Mercury Hazard Assessment for Piscivorous Wildlife in Glacier National Park

We examined the mercury hazard posed to selected piscivorous wildlife in Glacier National Park (GNP), Montana. Logging Lake was our focal site where we estimated the dietary mercury concentrations of wildlife (common loon [Gavia immer], American mink [Neovison vison], river otter [Lontra canadensis], and belted kingfisher [Megaceryle alcyon]) by assuming that fishes were consumed in proportion to their relative abundances. To evaluate if Logging Lake provided a suitable baseline for our study, we made geographic comparisons of fish mercury levels and investigated the distribution and abundance of high mercury fishes within GNP. We complimented our assessment by examining selenium:mercury molar ratios in fishes from Logging Lake and Saint Mary Lake. Our results suggest fish consumption does not imperil wildlife from Logging Lake based on published thresholds for adverse mercury effects, but some hazard may exist particularly if there is strong feeding selectivity for the most contaminated species, northern pikeminnow (Ptychocheilus oregonensis). The geographic comparisons of fish mercury levels, together with the distribution and abundance of high mercury fishes within GNP, suggest that Logging Lake provided a relatively protective baseline among our study lakes. Risk may be further reduced by the molar excess of selenium relative to mercury, particularly in the smaller fishes typically consumed by GNP wildlife. Our findings contrast with studies from northeastern US and southeastern Canada where greater mercury hazard to wildlife exists. An emergent finding from our research is that waterborne concentrations of methylmercury may provide limited insight into regional differences in fish mercury levels.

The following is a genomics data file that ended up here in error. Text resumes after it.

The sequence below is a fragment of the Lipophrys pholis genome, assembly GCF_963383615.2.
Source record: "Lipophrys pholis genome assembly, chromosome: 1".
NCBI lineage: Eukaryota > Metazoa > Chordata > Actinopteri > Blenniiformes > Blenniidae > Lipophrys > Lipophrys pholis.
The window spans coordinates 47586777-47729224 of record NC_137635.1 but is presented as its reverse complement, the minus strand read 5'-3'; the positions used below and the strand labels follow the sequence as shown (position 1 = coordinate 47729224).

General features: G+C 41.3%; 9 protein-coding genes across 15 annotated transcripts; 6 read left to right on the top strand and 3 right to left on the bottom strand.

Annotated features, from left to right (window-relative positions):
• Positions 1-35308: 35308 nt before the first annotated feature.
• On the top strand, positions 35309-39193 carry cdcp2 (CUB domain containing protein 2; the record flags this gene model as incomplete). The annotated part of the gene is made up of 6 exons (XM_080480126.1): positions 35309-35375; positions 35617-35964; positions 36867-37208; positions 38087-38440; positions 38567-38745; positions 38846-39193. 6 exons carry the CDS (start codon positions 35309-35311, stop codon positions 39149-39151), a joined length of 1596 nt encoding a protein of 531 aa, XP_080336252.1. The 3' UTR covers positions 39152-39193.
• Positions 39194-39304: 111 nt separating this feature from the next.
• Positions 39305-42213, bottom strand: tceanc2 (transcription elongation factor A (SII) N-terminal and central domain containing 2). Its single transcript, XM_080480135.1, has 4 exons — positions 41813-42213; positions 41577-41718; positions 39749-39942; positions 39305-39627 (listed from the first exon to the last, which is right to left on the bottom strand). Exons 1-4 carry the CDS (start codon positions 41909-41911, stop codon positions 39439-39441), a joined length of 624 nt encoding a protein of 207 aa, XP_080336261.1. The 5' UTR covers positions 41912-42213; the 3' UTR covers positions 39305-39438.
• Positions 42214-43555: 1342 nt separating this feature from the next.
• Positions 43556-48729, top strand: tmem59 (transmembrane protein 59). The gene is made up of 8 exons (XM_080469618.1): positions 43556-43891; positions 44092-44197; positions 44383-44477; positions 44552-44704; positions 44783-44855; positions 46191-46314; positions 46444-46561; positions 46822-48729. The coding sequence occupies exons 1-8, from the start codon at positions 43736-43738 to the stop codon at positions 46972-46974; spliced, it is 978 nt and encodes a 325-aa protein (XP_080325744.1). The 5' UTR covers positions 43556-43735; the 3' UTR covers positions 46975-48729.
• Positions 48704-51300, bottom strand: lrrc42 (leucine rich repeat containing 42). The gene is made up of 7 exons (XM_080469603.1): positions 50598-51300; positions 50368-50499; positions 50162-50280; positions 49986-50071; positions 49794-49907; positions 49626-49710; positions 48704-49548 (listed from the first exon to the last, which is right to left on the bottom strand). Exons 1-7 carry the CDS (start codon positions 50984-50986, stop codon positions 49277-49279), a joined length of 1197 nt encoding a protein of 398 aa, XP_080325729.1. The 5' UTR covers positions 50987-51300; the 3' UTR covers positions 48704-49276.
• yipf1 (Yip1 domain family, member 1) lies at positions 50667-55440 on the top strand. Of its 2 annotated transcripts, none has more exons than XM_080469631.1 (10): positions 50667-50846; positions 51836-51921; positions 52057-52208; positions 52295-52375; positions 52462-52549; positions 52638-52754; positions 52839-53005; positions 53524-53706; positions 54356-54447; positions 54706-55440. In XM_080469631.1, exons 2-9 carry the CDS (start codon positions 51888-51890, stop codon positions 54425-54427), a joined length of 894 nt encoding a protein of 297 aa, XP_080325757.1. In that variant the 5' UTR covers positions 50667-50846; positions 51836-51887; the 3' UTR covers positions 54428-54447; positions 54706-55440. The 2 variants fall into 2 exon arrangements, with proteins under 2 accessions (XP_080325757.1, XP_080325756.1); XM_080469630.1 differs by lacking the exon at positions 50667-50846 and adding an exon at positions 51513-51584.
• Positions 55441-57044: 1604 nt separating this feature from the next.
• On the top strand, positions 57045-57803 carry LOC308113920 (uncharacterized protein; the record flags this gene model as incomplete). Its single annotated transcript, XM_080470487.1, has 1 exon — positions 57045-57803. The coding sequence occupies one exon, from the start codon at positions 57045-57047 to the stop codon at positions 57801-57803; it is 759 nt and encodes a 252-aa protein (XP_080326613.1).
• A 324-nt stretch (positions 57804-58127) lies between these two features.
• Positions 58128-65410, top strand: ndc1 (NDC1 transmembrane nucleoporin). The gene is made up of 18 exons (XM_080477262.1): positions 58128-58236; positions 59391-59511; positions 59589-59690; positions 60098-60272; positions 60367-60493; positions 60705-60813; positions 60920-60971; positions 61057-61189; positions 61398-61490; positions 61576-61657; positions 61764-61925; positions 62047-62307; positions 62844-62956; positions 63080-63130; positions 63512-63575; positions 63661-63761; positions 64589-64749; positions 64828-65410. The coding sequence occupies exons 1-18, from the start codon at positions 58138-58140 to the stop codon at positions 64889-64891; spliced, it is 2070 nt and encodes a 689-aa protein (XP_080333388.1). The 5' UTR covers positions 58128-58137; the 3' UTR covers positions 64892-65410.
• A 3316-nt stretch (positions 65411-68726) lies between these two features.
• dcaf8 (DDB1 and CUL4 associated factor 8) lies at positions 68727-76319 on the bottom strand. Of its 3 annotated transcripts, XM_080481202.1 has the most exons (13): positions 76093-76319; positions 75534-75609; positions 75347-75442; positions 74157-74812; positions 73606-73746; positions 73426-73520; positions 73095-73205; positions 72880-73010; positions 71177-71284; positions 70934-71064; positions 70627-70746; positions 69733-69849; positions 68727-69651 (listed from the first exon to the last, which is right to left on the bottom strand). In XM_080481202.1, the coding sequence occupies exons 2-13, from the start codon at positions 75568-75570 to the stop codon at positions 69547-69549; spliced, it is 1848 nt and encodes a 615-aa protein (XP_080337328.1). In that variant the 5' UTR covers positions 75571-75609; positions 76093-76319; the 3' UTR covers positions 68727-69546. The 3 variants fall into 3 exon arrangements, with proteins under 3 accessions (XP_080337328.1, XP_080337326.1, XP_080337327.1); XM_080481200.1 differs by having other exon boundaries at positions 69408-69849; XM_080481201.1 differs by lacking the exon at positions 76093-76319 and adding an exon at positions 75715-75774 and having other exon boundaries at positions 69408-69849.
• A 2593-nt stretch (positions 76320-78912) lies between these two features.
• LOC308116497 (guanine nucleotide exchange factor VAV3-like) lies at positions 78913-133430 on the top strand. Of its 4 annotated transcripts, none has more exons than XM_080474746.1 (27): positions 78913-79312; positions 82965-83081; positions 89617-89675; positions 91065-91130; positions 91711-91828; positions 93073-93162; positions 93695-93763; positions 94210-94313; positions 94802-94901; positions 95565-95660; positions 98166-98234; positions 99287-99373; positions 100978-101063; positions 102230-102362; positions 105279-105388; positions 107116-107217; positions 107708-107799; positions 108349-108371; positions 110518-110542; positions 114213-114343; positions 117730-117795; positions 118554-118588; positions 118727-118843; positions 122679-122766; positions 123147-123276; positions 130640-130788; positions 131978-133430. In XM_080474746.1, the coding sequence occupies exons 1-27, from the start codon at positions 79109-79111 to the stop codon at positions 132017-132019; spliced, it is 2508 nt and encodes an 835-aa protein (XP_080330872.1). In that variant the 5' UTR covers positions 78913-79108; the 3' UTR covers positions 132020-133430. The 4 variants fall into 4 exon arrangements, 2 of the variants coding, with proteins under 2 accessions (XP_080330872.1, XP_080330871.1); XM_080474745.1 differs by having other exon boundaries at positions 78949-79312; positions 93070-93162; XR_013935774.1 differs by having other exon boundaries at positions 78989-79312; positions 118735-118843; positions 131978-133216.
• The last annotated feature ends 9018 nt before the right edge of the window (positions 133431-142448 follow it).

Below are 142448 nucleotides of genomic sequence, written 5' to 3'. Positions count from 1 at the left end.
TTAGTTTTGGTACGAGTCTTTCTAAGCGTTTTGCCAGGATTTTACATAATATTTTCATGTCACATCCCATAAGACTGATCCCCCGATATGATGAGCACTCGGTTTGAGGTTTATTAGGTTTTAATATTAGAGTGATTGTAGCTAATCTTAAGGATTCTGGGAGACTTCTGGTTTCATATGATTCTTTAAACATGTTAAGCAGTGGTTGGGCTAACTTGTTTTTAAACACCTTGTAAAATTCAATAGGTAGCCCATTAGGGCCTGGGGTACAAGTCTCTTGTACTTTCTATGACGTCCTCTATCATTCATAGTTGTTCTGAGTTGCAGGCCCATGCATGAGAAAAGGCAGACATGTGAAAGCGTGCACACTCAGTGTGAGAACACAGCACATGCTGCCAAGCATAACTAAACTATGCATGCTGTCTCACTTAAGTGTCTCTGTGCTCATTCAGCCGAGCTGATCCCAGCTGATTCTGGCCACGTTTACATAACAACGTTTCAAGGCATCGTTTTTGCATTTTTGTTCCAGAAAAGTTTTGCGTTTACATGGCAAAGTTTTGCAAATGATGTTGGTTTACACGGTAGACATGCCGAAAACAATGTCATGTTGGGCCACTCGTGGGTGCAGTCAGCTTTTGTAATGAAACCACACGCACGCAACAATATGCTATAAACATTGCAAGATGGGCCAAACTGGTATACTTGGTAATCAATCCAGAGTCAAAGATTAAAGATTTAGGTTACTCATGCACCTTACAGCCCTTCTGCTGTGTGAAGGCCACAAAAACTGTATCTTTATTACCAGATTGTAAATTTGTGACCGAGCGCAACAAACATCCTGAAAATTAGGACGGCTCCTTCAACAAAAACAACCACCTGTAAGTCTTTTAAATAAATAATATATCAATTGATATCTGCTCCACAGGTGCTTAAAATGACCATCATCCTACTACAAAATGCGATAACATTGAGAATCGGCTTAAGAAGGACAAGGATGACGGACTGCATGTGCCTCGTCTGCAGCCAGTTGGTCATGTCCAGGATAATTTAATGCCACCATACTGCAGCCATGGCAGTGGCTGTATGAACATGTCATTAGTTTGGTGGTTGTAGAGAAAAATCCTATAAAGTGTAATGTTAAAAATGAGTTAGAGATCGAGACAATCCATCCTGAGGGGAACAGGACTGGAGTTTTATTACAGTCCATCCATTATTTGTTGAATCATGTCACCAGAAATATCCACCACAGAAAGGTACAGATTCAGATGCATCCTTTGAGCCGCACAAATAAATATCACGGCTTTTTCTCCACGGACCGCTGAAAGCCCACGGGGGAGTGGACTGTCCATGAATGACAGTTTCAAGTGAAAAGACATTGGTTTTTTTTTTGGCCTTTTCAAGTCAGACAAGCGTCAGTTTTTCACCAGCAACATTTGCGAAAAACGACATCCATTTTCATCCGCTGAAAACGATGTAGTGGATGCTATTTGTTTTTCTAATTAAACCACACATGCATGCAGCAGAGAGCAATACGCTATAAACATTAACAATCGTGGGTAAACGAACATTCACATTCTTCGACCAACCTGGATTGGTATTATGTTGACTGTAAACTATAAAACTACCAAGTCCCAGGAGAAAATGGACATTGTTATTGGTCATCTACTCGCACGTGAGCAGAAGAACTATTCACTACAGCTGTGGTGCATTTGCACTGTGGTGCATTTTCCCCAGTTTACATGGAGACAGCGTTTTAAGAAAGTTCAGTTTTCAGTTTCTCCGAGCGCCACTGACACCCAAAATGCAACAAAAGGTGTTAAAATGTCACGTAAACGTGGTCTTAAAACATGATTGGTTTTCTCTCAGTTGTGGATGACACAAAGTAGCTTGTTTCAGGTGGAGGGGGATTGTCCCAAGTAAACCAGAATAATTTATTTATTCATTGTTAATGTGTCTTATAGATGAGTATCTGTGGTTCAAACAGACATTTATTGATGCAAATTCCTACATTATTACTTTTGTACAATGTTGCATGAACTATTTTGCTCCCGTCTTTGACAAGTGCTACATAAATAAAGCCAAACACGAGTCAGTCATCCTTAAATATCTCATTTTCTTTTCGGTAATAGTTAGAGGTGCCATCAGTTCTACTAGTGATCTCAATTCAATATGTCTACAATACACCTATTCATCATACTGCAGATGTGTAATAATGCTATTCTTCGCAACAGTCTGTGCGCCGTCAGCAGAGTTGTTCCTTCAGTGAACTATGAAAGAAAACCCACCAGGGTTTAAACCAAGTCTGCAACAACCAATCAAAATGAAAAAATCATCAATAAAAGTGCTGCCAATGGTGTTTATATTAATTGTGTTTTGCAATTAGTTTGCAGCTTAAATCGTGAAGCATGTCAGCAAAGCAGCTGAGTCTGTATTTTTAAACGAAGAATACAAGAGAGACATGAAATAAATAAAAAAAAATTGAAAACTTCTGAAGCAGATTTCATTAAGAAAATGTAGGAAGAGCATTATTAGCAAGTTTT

Stafford CP, Downs CC, Langner HW (2016) Mercury Hazard Assessment for Piscivorous Wildlife in Glacier National Park. Northwest Science 90: 450–469. Available:

The following people assisted with field sampling: Ben Keggi, Tess Kreofsky, Keith Joint, and Melvin Woody (GNP); Samantha Chilcote and Elizabeth McGarry (GNP volunteers); and Toby Tabor and Thad Tidzump (Blackfeet Fish and Wildlife Department). We thank Leo Rosenthal, (Montana Fish, Wildlife, & Parks) and Candy Schrank (Wisconsin Department of Natural Resources) for providing unpublished data, as well as Trevor Selch (Montana Fish, Wildlife, & Parks) for helping locate USEPA data from Upper Two Medicine Lake. Funding was provided by the NPS Cooperative Ecosystem Study Unit at the University of Montana and the Glacier National Park Conservancy.

Northwest Scientific Association

Northwest Science


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